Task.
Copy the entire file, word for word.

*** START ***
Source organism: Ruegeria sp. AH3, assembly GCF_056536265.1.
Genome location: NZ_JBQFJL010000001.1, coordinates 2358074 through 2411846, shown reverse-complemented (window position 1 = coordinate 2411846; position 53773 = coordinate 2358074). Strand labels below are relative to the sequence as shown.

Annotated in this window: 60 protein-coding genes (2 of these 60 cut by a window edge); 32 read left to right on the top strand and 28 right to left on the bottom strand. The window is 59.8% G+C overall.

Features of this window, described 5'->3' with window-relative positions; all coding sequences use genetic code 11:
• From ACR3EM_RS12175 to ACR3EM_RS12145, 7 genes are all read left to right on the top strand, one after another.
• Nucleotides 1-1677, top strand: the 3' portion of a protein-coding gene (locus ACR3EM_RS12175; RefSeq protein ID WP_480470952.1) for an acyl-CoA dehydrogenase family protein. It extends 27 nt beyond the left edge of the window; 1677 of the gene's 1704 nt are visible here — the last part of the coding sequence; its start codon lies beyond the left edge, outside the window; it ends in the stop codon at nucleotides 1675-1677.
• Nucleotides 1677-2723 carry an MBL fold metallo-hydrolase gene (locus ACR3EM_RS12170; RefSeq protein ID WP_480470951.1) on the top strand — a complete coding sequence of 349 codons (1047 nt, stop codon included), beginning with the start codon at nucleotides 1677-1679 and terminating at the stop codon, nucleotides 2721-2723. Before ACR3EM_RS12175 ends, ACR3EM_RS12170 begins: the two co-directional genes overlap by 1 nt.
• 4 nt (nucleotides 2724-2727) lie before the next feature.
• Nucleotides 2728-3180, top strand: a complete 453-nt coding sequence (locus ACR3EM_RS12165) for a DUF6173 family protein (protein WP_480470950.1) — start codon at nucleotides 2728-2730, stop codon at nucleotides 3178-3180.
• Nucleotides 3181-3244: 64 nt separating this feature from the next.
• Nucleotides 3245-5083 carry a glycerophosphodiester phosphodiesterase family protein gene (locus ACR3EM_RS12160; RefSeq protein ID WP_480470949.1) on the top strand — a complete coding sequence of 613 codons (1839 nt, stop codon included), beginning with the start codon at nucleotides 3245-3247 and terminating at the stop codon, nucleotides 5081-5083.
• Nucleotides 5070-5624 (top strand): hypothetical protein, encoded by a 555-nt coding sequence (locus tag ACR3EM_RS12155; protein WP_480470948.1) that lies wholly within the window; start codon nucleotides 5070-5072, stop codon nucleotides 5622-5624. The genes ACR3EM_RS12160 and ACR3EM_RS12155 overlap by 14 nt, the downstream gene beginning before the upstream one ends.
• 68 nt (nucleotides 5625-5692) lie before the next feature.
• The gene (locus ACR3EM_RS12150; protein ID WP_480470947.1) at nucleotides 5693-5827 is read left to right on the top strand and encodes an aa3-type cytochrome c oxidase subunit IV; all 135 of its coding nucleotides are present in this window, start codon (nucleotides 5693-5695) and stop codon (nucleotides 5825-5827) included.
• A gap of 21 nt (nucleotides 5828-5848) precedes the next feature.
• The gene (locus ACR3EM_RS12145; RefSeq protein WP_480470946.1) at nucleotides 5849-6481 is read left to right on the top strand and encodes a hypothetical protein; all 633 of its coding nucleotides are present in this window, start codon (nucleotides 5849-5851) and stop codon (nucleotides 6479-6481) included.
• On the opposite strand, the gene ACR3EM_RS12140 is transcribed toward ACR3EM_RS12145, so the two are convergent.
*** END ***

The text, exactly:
Source organism: Ruegeria sp. AH3, assembly GCF_056536265.1.
Genome location: NZ_JBQFJL010000001.1, coordinates 2358074 through 2411846, shown reverse-complemented (window position 1 = coordinate 2411846; position 53773 = coordinate 2358074). Strand labels below are relative to the sequence as shown.

Annotated in this window: 60 protein-coding genes (2 of these 60 cut by a window edge); 32 read left to right on the top strand and 28 right to left on the bottom strand. The window is 59.8% G+C overall.

Features of this window, described 5'->3' with window-relative positions; all coding sequences use genetic code 11:
• From ACR3EM_RS12175 to ACR3EM_RS12145, 7 genes are all read left to right on the top strand, one after another.
• Nucleotides 1-1677, top strand: the 3' portion of a protein-coding gene (locus ACR3EM_RS12175; RefSeq protein ID WP_480470952.1) for an acyl-CoA dehydrogenase family protein. It extends 27 nt beyond the left edge of the window; 1677 of the gene's 1704 nt are visible here — the last part of the coding sequence; its start codon lies beyond the left edge, outside the window; it ends in the stop codon at nucleotides 1675-1677.
• Nucleotides 1677-2723 carry an MBL fold metallo-hydrolase gene (locus ACR3EM_RS12170; RefSeq protein ID WP_480470951.1) on the top strand — a complete coding sequence of 349 codons (1047 nt, stop codon included), beginning with the start codon at nucleotides 1677-1679 and terminating at the stop codon, nucleotides 2721-2723. Before ACR3EM_RS12175 ends, ACR3EM_RS12170 begins: the two co-directional genes overlap by 1 nt.
• 4 nt (nucleotides 2724-2727) lie before the next feature.
• Nucleotides 2728-3180, top strand: a complete 453-nt coding sequence (locus ACR3EM_RS12165) for a DUF6173 family protein (protein WP_480470950.1) — start codon at nucleotides 2728-2730, stop codon at nucleotides 3178-3180.
• Nucleotides 3181-3244: 64 nt separating this feature from the next.
• Nucleotides 3245-5083 carry a glycerophosphodiester phosphodiesterase family protein gene (locus ACR3EM_RS12160; RefSeq protein ID WP_480470949.1) on the top strand — a complete coding sequence of 613 codons (1839 nt, stop codon included), beginning with the start codon at nucleotides 3245-3247 and terminating at the stop codon, nucleotides 5081-5083.
• Nucleotides 5070-5624 (top strand): hypothetical protein, encoded by a 555-nt coding sequence (locus tag ACR3EM_RS12155; protein WP_480470948.1) that lies wholly within the window; start codon nucleotides 5070-5072, stop codon nucleotides 5622-5624. The genes ACR3EM_RS12160 and ACR3EM_RS12155 overlap by 14 nt, the downstream gene beginning before the upstream one ends.
• 68 nt (nucleotides 5625-5692) lie before the next feature.
• The gene (locus ACR3EM_RS12150; protein ID WP_480470947.1) at nucleotides 5693-5827 is read left to right on the top strand and encodes an aa3-type cytochrome c oxidase subunit IV; all 135 of its coding nucleotides are present in this window, start codon (nucleotides 5693-5695) and stop codon (nucleotides 5825-5827) included.
• A gap of 21 nt (nucleotides 5828-5848) precedes the next feature.
• The gene (locus ACR3EM_RS12145; RefSeq protein WP_480470946.1) at nucleotides 5849-6481 is read left to right on the top strand and encodes a hypothetical protein; all 633 of its coding nucleotides are present in this window, start codon (nucleotides 5849-5851) and stop codon (nucleotides 6479-6481) included.
• On the opposite strand, the gene ACR3EM_RS12140 is transcribed toward ACR3EM_RS12145, so the two are convergent.